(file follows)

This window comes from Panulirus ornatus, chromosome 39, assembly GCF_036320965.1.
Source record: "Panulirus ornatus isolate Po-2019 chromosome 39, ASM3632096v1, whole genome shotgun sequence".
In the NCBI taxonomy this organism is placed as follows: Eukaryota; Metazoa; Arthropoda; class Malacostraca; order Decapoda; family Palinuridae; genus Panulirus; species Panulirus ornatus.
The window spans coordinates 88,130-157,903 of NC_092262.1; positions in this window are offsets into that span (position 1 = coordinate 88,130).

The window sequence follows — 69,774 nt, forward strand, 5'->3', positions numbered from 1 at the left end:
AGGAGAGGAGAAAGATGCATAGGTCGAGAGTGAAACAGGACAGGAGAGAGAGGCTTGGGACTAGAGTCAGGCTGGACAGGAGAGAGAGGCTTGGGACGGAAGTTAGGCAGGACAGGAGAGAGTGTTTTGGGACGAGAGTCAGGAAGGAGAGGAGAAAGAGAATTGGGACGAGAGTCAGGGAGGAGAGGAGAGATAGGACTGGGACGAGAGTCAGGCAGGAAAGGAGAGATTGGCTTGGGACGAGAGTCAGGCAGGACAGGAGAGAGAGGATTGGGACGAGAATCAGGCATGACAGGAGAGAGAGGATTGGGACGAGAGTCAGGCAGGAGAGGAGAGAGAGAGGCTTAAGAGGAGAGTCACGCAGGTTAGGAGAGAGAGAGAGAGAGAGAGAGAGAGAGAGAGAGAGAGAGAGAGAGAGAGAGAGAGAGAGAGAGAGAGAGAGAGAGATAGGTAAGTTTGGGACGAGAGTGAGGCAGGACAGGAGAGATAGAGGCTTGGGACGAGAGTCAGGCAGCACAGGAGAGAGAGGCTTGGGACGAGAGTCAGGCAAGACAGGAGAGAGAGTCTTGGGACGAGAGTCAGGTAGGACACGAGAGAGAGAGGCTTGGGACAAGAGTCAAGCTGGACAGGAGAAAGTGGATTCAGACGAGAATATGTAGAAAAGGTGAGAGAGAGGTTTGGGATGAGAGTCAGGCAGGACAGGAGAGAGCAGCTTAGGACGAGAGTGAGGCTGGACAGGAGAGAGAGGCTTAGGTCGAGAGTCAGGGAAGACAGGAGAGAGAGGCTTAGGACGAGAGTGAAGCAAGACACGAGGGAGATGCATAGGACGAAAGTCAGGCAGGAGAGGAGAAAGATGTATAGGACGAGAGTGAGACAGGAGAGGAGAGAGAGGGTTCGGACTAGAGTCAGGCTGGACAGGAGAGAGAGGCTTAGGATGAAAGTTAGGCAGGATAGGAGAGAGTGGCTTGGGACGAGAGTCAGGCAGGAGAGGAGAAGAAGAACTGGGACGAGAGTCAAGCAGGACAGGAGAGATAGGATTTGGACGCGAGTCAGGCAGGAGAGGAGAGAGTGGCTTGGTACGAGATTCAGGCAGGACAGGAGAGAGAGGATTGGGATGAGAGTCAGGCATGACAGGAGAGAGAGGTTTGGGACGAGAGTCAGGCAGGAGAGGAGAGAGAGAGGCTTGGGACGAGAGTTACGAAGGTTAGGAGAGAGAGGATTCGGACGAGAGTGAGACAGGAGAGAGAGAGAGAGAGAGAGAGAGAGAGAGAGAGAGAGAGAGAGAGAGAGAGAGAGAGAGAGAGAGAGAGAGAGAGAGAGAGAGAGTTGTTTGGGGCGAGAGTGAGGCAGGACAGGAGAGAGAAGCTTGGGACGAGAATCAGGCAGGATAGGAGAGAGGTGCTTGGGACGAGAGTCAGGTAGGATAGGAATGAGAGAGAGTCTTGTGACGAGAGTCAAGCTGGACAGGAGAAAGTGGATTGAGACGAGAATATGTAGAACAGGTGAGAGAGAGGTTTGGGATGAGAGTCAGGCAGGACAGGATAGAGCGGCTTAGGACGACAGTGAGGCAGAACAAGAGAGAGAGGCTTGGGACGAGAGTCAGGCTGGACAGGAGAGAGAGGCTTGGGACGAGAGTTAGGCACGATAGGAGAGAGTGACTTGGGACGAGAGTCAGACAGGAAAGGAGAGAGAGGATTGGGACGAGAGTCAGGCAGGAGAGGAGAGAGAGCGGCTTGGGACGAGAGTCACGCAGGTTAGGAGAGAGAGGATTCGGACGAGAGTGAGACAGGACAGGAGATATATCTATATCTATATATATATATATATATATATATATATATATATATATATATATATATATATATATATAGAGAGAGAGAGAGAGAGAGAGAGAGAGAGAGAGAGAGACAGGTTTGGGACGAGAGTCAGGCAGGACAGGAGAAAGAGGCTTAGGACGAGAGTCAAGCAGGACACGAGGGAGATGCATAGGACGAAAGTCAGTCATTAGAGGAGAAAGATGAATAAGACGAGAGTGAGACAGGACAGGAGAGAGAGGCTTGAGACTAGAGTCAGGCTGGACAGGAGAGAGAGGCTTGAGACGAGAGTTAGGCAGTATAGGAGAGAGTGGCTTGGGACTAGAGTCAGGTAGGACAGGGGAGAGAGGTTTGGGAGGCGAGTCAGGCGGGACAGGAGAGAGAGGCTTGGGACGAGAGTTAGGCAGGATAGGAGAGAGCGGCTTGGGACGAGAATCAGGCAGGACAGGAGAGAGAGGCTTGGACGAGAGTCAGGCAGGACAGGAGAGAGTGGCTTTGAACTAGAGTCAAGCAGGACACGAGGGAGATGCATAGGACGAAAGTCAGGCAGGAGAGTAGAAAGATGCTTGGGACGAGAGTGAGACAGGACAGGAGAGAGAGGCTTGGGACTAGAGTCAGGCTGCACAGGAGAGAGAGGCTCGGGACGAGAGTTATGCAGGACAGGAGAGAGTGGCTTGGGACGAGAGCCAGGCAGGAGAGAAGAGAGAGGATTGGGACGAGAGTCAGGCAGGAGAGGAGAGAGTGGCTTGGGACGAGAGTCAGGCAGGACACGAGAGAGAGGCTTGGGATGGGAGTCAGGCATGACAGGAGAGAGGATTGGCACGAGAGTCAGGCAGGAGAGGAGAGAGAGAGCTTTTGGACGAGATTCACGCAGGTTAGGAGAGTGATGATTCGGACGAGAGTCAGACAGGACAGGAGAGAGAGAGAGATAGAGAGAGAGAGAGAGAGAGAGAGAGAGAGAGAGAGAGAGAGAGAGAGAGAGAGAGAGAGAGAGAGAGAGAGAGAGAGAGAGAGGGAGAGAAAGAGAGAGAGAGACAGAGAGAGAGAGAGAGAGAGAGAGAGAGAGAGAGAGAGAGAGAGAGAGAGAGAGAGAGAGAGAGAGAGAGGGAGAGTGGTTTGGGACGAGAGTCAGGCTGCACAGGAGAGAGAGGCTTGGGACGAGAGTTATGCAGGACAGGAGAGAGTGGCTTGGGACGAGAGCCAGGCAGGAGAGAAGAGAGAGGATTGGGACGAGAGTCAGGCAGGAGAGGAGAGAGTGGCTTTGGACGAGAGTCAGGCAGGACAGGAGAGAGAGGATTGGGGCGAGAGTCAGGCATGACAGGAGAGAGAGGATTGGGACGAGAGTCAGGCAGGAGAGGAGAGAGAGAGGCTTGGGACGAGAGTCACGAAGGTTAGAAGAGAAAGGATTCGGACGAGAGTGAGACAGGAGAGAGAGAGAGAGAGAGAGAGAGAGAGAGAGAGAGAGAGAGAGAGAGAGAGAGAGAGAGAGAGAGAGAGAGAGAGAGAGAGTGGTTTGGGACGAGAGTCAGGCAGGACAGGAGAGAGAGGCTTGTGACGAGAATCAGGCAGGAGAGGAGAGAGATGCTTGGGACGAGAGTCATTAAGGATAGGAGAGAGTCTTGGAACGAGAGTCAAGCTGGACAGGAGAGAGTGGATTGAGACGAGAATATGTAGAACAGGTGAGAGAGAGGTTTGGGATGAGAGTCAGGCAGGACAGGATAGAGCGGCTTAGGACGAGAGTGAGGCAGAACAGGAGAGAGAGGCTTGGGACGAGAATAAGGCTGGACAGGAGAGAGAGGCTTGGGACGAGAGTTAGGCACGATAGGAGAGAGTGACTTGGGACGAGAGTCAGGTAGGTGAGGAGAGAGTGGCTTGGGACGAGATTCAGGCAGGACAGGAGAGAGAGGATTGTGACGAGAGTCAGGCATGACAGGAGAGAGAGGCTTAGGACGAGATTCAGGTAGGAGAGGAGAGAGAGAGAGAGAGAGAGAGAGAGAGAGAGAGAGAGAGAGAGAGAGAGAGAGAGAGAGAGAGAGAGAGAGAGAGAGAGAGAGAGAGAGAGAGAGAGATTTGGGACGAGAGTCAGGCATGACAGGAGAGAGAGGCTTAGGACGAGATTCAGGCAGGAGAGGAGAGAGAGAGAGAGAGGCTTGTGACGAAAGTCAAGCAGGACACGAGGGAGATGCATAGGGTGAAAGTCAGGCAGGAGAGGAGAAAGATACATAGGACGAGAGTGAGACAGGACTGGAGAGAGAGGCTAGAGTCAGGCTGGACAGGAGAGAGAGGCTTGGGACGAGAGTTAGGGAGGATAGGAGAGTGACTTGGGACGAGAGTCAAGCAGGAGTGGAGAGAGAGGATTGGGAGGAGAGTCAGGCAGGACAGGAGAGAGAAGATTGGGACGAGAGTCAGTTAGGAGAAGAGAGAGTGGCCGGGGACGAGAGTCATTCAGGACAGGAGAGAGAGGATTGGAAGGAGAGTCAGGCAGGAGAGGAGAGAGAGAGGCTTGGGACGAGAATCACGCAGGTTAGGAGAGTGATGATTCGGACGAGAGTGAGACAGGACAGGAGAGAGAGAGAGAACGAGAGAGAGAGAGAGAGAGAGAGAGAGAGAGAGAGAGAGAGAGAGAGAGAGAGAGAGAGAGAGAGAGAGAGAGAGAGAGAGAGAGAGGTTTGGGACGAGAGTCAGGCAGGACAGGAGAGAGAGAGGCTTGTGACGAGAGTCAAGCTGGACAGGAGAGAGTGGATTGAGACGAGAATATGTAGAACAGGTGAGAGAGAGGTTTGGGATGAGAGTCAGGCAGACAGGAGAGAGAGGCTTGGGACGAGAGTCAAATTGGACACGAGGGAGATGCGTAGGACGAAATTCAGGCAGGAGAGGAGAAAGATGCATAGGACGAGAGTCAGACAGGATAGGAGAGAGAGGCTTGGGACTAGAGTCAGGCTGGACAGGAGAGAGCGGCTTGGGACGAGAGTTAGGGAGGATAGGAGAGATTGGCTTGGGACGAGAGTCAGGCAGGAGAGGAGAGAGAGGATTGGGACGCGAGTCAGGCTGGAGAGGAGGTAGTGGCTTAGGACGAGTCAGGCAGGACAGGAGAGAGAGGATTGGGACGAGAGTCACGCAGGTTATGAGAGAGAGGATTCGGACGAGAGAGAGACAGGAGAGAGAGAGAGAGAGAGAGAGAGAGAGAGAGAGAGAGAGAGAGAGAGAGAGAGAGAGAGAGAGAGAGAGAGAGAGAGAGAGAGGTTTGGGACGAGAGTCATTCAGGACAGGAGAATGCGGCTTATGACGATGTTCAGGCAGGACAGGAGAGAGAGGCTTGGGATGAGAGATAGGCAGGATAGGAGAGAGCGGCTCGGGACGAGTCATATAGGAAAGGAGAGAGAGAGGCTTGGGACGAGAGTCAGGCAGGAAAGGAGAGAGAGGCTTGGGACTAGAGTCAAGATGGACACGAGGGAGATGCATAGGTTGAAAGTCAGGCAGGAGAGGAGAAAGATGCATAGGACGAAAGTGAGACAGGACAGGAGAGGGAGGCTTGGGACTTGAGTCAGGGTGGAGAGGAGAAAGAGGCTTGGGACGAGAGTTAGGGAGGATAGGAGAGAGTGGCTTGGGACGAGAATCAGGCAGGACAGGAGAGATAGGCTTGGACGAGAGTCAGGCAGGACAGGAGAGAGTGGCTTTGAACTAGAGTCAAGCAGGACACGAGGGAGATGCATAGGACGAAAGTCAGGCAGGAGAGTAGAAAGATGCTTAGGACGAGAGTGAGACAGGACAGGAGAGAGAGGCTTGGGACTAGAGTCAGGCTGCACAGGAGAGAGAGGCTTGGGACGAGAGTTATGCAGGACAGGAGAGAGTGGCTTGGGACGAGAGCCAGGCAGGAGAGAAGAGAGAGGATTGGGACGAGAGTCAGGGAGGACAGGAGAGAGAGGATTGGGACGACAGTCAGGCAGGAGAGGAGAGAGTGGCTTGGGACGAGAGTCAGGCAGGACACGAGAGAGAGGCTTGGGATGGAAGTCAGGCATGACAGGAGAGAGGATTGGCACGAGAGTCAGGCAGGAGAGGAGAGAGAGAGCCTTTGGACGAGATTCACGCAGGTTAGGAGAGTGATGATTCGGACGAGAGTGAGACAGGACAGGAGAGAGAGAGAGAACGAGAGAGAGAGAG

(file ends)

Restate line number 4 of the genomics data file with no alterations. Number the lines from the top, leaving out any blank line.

The window spans coordinates 88,130-157,903 of NC_092262.1; positions in this window are offsets into that span (position 1 = coordinate 88,130).